The six treatments consisted of the basal diet supplemented with 0, 100, 200, 500 or 1000 μg/kg Cr in the form of Small Peptide Chelate Chromium (SPCr) and 200 μg/kg Cr in the form of Chromium Picolinate (CrPic). These levels of Cr was chosen based on research by Gu et al. (2007), which suggested that 200 μg/kg of Cr was the efficacious dose in improving growth performance in rats. SPCr was offered by Animal Nutrition Institute, Sichuan Agricultural University, China. CrPic was offered by Mianyang Sinyiml Chemical Co. Ltd, China. The analyzed concentrations of Cr in the form of SPCr and CrPic were 1.17 and 12.36%, respectively, measured by atomic absorption spectroscopy at Sichuan Academy of Agricultural Sciences, China.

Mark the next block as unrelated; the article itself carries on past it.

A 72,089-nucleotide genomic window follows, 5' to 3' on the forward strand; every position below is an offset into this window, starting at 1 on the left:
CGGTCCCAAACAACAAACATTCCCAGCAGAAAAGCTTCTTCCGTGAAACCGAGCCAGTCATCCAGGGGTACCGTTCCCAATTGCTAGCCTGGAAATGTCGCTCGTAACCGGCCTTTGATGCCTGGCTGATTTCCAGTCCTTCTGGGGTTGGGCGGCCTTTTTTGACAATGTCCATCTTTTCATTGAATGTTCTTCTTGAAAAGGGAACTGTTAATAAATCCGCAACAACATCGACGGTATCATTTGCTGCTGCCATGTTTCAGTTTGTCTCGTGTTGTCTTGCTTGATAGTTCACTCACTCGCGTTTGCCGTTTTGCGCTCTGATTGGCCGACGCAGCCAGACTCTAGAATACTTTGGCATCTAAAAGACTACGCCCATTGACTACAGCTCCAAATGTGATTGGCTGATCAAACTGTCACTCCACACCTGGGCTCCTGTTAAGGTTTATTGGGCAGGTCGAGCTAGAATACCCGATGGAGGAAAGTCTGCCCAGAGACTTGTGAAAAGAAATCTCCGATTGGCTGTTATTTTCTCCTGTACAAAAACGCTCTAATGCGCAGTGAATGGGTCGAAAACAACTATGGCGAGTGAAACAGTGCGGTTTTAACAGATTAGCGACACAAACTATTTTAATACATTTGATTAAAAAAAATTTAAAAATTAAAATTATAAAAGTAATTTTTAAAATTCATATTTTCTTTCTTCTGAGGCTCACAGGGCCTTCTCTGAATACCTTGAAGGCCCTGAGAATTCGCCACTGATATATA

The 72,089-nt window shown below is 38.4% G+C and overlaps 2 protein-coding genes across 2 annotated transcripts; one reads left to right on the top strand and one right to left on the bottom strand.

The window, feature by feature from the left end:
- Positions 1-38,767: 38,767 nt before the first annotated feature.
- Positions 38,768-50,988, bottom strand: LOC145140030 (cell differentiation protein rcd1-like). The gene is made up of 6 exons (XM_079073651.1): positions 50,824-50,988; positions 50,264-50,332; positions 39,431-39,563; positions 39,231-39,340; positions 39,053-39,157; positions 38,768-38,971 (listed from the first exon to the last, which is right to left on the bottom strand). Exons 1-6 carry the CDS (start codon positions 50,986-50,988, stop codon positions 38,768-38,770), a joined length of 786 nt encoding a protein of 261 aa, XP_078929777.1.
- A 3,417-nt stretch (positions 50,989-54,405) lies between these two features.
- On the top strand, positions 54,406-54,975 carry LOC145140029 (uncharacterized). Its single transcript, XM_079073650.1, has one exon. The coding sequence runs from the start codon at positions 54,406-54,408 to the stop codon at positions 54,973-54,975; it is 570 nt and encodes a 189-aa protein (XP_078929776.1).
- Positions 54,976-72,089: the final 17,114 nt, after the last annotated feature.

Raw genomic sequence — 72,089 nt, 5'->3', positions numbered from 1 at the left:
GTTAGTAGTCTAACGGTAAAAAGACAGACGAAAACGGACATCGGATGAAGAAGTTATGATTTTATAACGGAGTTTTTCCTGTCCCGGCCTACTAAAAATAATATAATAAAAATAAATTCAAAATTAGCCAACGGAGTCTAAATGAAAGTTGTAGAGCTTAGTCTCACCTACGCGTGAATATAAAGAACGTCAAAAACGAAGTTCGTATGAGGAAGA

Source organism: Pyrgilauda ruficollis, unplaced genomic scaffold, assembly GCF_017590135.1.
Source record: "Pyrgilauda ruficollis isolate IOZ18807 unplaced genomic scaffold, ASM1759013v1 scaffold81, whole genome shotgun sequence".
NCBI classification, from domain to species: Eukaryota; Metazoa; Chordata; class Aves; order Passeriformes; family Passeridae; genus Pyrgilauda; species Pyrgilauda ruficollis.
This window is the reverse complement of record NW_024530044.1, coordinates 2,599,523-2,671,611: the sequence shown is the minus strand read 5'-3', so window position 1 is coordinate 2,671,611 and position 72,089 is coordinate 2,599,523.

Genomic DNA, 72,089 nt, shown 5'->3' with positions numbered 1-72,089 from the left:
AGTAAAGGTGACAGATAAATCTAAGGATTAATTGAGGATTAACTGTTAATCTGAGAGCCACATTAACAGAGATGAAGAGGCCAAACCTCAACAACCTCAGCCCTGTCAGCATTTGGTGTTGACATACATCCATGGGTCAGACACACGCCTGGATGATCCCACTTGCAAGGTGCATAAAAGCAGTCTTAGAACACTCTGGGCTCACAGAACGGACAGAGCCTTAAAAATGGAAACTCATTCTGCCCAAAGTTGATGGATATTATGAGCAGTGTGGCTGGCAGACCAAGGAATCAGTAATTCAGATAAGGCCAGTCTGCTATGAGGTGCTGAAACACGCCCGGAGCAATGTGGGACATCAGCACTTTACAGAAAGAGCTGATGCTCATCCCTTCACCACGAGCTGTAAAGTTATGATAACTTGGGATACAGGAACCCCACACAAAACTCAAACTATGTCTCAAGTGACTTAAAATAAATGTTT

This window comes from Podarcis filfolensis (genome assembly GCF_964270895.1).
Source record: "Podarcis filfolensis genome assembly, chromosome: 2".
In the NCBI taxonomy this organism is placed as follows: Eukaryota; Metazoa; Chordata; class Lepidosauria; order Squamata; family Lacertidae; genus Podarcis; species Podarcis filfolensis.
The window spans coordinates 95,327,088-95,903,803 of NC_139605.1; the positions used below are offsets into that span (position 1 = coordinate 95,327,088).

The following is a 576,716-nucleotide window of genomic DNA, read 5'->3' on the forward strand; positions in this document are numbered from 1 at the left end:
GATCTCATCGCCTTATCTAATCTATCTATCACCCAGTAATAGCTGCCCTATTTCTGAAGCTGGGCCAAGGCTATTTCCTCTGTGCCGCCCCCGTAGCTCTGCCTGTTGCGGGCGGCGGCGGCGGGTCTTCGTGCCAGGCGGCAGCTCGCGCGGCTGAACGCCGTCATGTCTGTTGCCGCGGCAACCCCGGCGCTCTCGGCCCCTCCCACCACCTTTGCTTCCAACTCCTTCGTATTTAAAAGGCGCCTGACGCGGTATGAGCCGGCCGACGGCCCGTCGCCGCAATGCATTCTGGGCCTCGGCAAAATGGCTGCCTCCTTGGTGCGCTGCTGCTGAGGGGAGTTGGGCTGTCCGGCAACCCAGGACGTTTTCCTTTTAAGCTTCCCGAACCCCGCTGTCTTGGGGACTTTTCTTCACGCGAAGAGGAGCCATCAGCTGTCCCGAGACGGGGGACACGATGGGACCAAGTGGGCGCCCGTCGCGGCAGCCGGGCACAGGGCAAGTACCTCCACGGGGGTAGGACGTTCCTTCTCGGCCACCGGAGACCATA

Performance and blood sampling: All rats were weighed at the beginning of the trial. At the end of the experiment, the rats were fasted overnight, feed intake and weight of the rats were recorded. Average Daily Gain (ADG), Average Daily Feed Intake (ADFI) and Feed:Gain ratio (F:G) were calculated per replicate. Blood samples were collected from all experimental rats via abdominal aortic approach into 10 mL heparin-free glass tubes after anaesthesia, which were centrifuged at 3,500 rpm (Centrifuge Model 0406-1, Shanghai Medical Instruments Corp. Ltd., Shanghai, China) for 10 min. Supernatant was gathered into Eppendorf tubes, respectively and then immediately stored at -20°C for later analysis. After the collection of blood samples, the rats were sacrificed, heart, liver, spleen, kidney and testis were collected and weighed, then immediately stored in liquid nitrogen for later analysis.